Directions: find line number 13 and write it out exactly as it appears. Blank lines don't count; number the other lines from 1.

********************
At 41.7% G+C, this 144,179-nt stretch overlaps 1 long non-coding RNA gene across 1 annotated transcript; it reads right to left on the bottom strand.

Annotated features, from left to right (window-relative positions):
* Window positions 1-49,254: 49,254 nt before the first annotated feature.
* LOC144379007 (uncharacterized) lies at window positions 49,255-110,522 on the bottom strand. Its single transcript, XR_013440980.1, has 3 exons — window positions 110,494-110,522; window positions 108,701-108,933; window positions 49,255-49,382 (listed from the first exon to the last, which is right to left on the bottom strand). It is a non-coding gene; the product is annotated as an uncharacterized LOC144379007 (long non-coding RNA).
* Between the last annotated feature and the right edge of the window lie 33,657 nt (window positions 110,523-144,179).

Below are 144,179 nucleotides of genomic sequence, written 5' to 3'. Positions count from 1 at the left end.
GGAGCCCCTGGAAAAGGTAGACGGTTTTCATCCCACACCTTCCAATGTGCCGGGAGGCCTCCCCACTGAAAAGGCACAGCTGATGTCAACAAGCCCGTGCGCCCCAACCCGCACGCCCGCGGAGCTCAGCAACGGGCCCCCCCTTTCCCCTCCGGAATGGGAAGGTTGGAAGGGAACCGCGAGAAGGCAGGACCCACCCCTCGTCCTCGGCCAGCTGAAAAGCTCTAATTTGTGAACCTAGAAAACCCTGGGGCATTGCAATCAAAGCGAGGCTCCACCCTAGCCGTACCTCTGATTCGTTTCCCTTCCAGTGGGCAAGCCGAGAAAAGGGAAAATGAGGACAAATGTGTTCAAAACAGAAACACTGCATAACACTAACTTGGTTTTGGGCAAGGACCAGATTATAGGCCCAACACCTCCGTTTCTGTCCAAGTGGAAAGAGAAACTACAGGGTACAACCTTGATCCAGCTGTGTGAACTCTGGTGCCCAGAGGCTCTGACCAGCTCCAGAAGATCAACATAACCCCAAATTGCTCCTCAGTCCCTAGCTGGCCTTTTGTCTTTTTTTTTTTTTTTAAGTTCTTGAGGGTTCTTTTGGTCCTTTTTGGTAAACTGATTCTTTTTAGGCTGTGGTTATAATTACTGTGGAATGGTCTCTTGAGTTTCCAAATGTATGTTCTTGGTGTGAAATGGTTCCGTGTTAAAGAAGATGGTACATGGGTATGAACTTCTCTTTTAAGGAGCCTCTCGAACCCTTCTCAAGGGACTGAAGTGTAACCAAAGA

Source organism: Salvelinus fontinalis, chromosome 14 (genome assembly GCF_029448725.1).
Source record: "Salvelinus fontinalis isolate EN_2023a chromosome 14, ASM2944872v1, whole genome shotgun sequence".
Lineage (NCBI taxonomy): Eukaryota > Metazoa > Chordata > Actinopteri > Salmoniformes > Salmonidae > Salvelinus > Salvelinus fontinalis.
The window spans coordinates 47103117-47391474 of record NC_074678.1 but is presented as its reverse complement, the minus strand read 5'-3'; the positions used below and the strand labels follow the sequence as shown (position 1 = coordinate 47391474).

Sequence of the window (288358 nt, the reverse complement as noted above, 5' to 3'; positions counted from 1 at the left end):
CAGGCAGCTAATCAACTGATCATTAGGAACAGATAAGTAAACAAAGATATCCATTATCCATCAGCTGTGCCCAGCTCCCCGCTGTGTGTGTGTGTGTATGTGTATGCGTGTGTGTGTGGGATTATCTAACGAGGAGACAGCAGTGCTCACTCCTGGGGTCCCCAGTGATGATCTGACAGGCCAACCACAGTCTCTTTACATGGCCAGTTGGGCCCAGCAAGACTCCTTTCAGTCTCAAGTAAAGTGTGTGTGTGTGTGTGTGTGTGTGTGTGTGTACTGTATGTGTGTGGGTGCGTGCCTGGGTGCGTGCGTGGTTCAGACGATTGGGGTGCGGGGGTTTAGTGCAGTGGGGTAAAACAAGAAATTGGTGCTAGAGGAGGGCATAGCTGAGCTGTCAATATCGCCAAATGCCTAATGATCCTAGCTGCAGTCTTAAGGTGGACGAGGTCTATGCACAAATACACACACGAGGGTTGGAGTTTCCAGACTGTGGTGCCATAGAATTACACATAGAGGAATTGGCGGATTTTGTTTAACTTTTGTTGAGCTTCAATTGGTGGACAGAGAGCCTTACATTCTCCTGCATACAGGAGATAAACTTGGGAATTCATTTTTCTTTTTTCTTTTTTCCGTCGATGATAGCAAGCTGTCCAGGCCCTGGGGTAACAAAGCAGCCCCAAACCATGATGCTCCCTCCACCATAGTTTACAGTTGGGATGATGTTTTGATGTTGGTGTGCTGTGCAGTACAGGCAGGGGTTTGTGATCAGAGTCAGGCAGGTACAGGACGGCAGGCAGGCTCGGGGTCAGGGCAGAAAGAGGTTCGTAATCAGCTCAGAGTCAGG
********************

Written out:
CAGGCAGCTAATCAACTGATCATTAGGAACAGATAAGTAAACAAAGATATCCATTATCCATCAGCTGTGCCCAGCTCCCCGCTGTGTGTGTGTGTGTATGTGTATGCGTGTGTGTGTGGGATTATCTAACGAGGAGACAGCAGTGCTCACTCCTGGGGTCCCCAGTGATGATCTGACAGGCCAACCACAGTCTCTTTACATGGCCAGTTGGGCCCAGCAAGACTCCTTTCAGTCTCAAGTAAAGTGTGTGTGTGTGTGTGTGTGTGTGTGTGTGTACTGTATGTGTGTGGGTGCGTGCCTGGGTGCGTGCGTGGTTCAGACGATTGGGGTGCGGGGGTTTAGTGCAGTGGGGTAAAACAAGAAATTGGTGCTAGAGGAGGGCATAGCTGAGCTGTCAATATCGCCAAATGCCTAATGATCCTAGCTGCAGTCTTAAGGTGGACGAGGTCTATGCACAAATACACACACGAGGGTTGGAGTTTCCAGACTGTGGTGCCATAGAATTACACATAGAGGAATTGGCGGATTTTGTTTAACTTTTGTTGAGCTTCAATTGGTGGACAGAGAGCCTTACATTCTCCTGCATACAGGAGATAAACTTGGGAATTCATTTTTCTTTTTTCTTTTTTCCGTCGATGATAGCAAGCTGTCCAGGCCCTGGGGTAACAAAGCAGCCCCAAACCATGATGCTCCCTCCACCATAGTTTACAGTTGGGATGATGTTTTGATGTTGGTGTGCTGTGCAGTACAGGCAGGGGTTTGTGATCAGAGTCAGGCAGGTACAGGACGGCAGGCAGGCTCGGGGTCAGGGCAGAAAGAGGTTCGTAATCAGCTCAGAGTCAGG